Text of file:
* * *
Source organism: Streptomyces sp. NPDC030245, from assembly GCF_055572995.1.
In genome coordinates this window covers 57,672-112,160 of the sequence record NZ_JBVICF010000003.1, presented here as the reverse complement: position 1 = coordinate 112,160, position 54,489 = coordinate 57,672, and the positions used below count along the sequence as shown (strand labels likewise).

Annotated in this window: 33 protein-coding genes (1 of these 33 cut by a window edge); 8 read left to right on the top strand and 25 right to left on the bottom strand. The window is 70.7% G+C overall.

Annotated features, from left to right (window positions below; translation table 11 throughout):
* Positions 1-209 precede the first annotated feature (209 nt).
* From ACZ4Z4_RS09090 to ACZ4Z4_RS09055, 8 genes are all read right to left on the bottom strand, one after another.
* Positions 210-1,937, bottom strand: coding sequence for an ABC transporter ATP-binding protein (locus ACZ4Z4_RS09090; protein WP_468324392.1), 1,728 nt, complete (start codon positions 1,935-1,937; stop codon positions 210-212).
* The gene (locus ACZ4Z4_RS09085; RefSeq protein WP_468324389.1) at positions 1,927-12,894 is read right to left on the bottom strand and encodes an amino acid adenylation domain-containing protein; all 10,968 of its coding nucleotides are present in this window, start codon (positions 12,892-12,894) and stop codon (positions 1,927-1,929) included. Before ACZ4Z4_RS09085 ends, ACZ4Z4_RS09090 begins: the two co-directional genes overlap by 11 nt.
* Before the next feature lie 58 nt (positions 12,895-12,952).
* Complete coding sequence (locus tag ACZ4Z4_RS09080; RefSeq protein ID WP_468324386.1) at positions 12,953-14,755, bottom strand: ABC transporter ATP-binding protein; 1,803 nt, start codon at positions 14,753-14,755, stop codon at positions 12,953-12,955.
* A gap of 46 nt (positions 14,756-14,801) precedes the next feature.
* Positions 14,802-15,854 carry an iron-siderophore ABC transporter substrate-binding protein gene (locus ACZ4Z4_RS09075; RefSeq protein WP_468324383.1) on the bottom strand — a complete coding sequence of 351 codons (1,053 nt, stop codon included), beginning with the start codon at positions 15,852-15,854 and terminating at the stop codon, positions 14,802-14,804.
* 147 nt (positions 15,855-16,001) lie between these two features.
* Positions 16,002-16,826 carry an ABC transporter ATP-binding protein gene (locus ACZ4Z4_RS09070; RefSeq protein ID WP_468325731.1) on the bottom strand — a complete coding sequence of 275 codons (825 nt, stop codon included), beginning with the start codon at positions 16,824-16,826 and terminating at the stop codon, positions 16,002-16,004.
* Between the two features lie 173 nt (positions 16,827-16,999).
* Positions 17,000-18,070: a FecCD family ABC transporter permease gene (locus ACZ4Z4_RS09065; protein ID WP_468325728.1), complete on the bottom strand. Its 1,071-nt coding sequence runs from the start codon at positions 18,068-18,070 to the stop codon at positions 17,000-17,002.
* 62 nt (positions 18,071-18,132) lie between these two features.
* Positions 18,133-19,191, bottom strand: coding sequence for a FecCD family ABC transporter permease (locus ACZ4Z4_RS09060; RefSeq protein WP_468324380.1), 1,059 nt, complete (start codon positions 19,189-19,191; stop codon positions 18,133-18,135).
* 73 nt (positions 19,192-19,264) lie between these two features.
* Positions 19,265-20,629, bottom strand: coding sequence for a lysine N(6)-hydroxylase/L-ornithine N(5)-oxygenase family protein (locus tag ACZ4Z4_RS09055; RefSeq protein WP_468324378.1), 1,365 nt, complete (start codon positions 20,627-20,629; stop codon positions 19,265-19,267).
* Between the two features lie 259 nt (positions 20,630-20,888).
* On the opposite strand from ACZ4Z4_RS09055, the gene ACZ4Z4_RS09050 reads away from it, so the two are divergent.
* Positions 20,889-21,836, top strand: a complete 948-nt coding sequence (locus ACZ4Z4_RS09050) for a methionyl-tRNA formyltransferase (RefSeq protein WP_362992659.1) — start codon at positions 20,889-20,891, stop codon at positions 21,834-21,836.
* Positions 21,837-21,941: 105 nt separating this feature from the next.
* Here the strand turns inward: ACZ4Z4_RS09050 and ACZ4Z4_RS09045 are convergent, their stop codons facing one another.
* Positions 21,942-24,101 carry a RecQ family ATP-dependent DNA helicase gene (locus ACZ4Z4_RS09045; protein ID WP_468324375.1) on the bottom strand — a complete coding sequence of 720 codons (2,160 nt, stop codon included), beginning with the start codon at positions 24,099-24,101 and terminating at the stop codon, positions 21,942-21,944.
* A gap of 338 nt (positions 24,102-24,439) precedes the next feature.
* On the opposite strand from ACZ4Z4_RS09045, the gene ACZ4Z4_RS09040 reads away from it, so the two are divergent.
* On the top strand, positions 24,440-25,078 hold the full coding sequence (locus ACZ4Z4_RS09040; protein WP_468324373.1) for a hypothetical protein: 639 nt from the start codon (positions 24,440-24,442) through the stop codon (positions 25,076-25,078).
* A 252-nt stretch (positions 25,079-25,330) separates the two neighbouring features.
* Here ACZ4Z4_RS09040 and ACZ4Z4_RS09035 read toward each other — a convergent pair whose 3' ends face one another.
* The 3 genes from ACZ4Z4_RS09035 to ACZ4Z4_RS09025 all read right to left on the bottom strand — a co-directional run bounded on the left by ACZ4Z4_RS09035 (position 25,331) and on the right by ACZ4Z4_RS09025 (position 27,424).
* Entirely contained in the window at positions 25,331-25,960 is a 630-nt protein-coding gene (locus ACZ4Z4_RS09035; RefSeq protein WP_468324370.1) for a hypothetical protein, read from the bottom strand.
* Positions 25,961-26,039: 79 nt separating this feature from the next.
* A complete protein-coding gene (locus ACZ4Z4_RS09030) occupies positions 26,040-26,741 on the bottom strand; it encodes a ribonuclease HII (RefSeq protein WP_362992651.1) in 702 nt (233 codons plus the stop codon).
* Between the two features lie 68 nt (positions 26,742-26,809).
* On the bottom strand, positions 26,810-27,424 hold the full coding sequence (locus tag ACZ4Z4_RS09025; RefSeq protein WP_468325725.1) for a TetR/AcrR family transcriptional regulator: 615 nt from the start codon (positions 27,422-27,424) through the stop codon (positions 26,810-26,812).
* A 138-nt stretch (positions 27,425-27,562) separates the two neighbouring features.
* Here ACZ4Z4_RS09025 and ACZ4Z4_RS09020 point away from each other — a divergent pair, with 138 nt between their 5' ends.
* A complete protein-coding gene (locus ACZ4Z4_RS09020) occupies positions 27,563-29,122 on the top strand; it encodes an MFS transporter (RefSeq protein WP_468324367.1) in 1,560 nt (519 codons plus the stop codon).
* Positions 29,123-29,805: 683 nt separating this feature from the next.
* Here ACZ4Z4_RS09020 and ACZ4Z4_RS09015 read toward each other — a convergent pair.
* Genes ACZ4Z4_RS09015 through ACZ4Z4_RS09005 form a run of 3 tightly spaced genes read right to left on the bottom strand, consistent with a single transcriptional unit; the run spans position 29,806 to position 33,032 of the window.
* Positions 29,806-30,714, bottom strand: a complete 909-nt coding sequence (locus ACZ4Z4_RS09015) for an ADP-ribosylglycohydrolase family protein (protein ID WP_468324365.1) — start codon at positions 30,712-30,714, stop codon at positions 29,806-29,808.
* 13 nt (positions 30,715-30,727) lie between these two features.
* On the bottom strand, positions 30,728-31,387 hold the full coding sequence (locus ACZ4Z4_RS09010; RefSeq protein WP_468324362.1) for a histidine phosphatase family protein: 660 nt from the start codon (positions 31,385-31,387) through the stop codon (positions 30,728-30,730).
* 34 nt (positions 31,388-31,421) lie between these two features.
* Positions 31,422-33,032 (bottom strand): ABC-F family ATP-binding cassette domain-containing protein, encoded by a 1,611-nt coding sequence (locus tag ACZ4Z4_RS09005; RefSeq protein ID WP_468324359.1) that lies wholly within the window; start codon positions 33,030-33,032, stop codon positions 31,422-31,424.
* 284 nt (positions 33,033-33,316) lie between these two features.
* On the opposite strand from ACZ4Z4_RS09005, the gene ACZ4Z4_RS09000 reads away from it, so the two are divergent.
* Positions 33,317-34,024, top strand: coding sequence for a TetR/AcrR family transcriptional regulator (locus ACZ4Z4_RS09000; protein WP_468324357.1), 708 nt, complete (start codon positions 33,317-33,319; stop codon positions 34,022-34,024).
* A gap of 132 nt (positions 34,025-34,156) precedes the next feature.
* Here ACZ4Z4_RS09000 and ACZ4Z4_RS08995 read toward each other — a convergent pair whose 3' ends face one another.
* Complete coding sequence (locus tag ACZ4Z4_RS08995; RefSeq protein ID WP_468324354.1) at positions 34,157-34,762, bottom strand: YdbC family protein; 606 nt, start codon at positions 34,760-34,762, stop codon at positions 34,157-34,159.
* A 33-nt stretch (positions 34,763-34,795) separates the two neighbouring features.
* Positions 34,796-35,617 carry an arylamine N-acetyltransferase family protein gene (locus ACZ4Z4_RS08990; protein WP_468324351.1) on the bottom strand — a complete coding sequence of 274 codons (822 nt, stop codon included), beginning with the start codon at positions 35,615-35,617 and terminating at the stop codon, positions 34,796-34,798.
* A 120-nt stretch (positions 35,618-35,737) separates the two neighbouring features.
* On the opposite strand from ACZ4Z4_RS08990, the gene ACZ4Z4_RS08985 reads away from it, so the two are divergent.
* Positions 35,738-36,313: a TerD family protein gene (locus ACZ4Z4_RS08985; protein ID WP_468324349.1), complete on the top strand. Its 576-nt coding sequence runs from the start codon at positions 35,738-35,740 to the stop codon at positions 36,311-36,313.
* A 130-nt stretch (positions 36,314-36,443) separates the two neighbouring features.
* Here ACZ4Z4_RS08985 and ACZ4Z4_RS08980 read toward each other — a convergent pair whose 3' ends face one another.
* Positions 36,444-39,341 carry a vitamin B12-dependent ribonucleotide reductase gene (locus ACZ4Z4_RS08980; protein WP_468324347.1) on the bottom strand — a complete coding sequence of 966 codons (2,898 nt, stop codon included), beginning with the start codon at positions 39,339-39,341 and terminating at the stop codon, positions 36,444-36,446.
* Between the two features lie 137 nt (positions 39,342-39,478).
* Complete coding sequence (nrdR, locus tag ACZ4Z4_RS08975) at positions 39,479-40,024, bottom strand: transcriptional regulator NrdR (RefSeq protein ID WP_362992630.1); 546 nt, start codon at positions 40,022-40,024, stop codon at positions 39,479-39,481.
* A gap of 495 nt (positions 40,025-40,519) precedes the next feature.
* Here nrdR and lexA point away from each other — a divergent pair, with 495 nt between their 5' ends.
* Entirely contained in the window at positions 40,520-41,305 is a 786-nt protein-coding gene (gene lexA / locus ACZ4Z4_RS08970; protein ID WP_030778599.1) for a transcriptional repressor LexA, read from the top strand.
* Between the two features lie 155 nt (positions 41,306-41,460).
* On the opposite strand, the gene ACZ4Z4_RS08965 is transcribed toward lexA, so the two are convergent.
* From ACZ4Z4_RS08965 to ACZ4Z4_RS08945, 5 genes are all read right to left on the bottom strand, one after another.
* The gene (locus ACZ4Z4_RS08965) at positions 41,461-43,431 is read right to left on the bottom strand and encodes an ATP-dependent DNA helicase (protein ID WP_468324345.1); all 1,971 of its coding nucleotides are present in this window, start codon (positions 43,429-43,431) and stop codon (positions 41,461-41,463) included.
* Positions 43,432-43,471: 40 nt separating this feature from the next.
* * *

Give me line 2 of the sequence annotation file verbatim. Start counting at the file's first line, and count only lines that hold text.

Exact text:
In genome coordinates this window covers 57,672-112,160 of the sequence record NZ_JBVICF010000003.1, presented here as the reverse complement: position 1 = coordinate 112,160, position 54,489 = coordinate 57,672, and the positions used below count along the sequence as shown (strand labels likewise).